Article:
Fair warning: Australia’s terrorism advisories

Danger warning

Last September the terrorism advisory was raised by Prime Minister Tony Abbott from medium to high. We’d been stuck at a medium level alert for thirteen years.

The Australian government communicates with the public in many ways about terrorism threats. But the question is, does our formal terrorism public alert system make a significant contribution to our counterterrorism measures? Does it generate confidence in the public, the states and territories, local government and industry to undertake what might prove to be costly protective measures?

No formal terrorism alert system can deliver perfect security or tell us exactly what we should look for—intelligence is almost never that precise. We’re seeing the rise of so-called ‘lone wolf’ terrorism attacks. As the Prime Minister has noted, all that’s required for a domestic Islamic State-ordered terror attack is a ‘knife, iPhone and a victim’. It’s these kinds of lone actor attacks that have raised public doubts about the utility of a general, all-purpose public terrorism advisory system.

But in an ASPI paper released today we argue that despite its limitations, such a system can be useful in increasing the awareness of the community about terrorism risks, and be helpful to our security and law enforcement agencies in asking for public assistance: it widens the set of eyes and ears for our national security community. Terrorism advisories can provide critical infrastructure operators with guidelines as to what a heightened threat means for their industries and how this might best guide their operations.

We suggest several ways to make our terrorism warning system better meet the public’s expectation that the government will provide useful information on terrorist threats and advice about required changes to behaviour.

We would endorse the findings of the recent Commonwealth Review of Australia’s Counter-Terrorism Machinery that there is confusion between the threat level, (classified by ASIO), and the public alert system, where changes are announced by the Prime Minister.

It would be sensible to collapse the two systems into one public alert system, which is decided and publicly announced by the Director-General of ASIO, and which can be accompanied by an unclassified narrative. The DG of ASIO would be the national terrorism ‘barometer’ on terrorism alerts and they’d call the shots. This would help depoliticise the current warning system.

There’s now an inherent difficulty in lowering the terror alert. Unlike weather or fire alert levels, there’s no scientific data indicating when a terrorism threat has reached its peak and then passes. But a sunset clause, where there’s a mandatory expiration of a raised terrorism level after six months, would allow the level to be lowered objectively.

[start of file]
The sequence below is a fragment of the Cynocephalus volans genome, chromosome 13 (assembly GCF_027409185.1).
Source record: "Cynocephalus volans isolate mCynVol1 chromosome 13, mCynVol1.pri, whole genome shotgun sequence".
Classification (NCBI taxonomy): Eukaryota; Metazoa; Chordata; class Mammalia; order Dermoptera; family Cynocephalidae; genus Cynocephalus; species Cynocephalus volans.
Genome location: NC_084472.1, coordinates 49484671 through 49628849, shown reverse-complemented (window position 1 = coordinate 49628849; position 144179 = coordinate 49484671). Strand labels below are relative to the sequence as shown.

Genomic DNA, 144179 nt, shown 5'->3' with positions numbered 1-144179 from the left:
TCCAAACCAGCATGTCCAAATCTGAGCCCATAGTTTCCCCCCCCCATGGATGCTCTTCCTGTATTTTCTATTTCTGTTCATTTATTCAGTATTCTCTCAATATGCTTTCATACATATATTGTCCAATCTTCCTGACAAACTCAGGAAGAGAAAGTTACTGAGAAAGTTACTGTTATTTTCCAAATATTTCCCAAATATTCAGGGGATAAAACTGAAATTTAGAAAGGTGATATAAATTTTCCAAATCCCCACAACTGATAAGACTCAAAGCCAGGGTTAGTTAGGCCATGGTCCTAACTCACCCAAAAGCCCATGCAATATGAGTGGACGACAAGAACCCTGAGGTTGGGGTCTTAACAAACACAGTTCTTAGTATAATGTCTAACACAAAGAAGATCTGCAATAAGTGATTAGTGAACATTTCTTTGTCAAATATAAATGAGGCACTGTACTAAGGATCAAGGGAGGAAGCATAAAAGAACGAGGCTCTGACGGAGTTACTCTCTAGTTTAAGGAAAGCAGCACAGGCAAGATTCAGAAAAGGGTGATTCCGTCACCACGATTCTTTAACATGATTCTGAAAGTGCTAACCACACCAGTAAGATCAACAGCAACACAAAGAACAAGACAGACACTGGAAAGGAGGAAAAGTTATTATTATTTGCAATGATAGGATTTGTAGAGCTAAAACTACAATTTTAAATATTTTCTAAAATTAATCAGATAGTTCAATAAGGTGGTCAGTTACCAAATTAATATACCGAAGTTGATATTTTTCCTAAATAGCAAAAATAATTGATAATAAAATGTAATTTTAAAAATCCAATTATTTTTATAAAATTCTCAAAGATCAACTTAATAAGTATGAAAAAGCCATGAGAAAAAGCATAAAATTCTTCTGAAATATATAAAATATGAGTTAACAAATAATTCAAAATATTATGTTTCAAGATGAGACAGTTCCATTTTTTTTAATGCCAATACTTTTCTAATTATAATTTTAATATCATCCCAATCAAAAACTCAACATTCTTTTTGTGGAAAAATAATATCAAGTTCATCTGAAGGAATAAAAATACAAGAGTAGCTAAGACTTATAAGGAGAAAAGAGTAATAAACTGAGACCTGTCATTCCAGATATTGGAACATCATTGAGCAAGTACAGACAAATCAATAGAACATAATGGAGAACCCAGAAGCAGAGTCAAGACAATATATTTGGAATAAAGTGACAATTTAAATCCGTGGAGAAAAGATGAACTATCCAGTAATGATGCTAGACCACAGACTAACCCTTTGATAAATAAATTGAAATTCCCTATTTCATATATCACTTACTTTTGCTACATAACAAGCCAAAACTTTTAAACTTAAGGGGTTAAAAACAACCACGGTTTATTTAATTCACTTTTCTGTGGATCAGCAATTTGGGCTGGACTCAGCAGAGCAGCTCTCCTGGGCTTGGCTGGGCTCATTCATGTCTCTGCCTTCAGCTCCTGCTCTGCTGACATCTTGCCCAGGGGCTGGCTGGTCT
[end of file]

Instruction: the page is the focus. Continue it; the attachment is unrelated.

It would provide a sufficient amount of time for intelligence and law enforcement agencies to assess a situation. This would lessen the risk that an elevated level just becomes the ‘new normal’: there’s a degree of community expectation that at some point the level could go down. The mandatory lowering of an alert after a certain period of time—unless there’s evidence that it shouldn’t be changed—would reduce the higher costs associated with remaining on elevated alert levels, such as those incurred by critical infrastructure operators or the police, who may be required to provide extra resources for special events.

A generic national alert level system isn’t appropriate to a country as geographically large as Australia. The Department of Foreign Affairs and Trade provides public information on risks in different countries where Australians might travel, and the public is familiar with that system.

Such an approach might be adapted for our terrorism warning system by making it more geographically discerning. This would strengthen our warning system as an effective tool for communicating useful information to the public. It would help tap information from the public to prevent terrorist attacks.

If the alert language is too ambiguous, that’ll just reduce the utility of any advisory system. It would be prudent to test the narratives at each level with the public to see how useful the community finds them, especially what the system suggests people to do at each level. The NSW Premier’s Department Behavioural Insights Unit is one body that might undertake this work.

Finally, a public awareness campaign communicating any changes to our terrorism advisories would be helpful. This should include social media in the form of an Australian government national security Facebook page and a Twitter account to keep Australians updated about information on terrorism warnings.